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Friday, Sep. 14, 2012
Posturing over the Senkakus
The government on Tuesday moved forward to nationalize three of the five islets that compose the Senkaku Islands in the East China Sea. It signed a ¥2.05 billion contract with the owner of the three islets — Uotsuri, Kita Kojima and Minami Kojima — and decided to use ¥2.05 billion out of the fiscal 2012 budget's reserve fund.
The government's announcement of the signing was ill-timed because it came just after Chinese President Hu Jintao warned during the Asia-Pacific Economic Cooperation forum in Vladivostok that the Japanese government's plan to purchase the three islets was "unlawful and null and void." Mr. Hu was standing when he made the remarks in a conversation with Prime Minister Yoshihiko Noda. Given the difficult situation with the Senkaku issue, Mr. Hu apparently chose not to sit with Mr. Noda during the talks.
China will surely step up its protest against the purchase of the islets. Japan should therefore make the utmost effort to communicate and fully explain to Beijing why it decided to purchase the islets. China, for its part, should refrain from taking retaliatory action. This would only worsen the situation and harm mutual benefits.
The government's decision to purchase the islets was prompted by Tokyo Gov. Shintaro Ishihara's plan to purchase the same islets. The decision seems reasonable in view of the fact that Mr. Ishihara takes a hawkish attitude toward China and has expressed a desire to land on the Senkakus.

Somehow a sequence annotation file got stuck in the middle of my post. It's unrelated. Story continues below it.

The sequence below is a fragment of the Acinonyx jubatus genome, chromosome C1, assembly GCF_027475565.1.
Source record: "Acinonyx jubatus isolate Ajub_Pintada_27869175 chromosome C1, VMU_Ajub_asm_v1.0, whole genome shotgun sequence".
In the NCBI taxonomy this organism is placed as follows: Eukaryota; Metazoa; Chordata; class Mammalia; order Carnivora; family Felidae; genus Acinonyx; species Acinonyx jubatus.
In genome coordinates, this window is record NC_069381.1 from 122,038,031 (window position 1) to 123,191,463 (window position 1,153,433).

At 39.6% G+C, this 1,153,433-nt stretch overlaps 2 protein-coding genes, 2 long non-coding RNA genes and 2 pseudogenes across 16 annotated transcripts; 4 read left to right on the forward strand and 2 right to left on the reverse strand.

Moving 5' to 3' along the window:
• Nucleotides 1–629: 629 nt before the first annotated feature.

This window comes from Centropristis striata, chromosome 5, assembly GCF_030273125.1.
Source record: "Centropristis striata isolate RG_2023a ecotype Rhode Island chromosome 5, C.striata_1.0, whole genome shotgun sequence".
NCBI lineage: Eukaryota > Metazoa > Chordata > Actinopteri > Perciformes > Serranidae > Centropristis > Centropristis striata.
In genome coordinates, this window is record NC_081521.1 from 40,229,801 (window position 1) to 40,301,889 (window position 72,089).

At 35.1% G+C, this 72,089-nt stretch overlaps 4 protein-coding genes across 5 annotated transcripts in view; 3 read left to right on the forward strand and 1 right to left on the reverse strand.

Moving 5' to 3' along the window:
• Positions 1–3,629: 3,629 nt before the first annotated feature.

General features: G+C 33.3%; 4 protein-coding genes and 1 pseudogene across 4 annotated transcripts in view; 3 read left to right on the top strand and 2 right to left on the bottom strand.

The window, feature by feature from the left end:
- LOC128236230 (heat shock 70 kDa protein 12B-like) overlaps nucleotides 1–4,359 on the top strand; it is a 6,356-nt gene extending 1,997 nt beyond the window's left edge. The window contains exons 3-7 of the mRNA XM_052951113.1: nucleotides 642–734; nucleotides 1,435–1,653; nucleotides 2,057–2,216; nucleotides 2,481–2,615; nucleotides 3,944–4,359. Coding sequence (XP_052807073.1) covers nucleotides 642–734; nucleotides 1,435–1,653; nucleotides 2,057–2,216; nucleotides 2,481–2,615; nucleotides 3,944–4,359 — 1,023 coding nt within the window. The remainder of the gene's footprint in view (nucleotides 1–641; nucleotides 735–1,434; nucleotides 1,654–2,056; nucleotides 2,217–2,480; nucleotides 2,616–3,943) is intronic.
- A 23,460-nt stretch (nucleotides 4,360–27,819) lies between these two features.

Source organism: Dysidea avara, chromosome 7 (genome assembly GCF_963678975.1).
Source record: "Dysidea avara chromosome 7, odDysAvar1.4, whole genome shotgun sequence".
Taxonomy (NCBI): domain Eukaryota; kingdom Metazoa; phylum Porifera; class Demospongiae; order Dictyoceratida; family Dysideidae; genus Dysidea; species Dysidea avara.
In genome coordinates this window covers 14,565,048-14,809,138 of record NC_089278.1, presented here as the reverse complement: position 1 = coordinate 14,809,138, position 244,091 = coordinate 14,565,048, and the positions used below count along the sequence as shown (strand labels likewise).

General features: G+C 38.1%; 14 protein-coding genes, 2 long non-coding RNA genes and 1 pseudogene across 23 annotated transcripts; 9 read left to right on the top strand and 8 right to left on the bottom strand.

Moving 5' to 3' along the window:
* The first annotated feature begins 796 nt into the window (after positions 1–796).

Government ownership of the three islets should better contribute to preventing discord with China than would the Tokyo Metropolitan Government's ownership, and will be more beneficial for bilateral relations.
China should appreciate the fact that the Japanese government turned down a proposal by Mr. Ishihara and the Ishigaki city government in Okinawa Prefecture that it construct a jetty for fishing boats and a radio relay station in the Senkakus.
The Japanese government also plans to continue using the unmanned lighthouse there. It must be said that Japan has done what it can to avoid provoking China.
Despite Japan's rather restrained approach to the Senkaku issue, China has reacted strongly. Chinese Premier Wen Jiabao said that the Senkakus are "an inherent part of China's territory" and that "China will never budge even half an inch over the sovereignty and territorial issue." Two Chinese surveillance and patrol ships recently arrived at the area.
The Chinese Foreign Ministry blasted the nationalization of the three islets as "totally illegal and invalid" and "a gross violation of China's sovereignty over its own territory" and said that if Japan's unilateral action causes "serious consequences," Japan should take full responsibility.
In this heated situation, it is more important than ever that both sides keep cool heads. The two countries should remember that the Senkaku issue must be solved politically and diplomatically.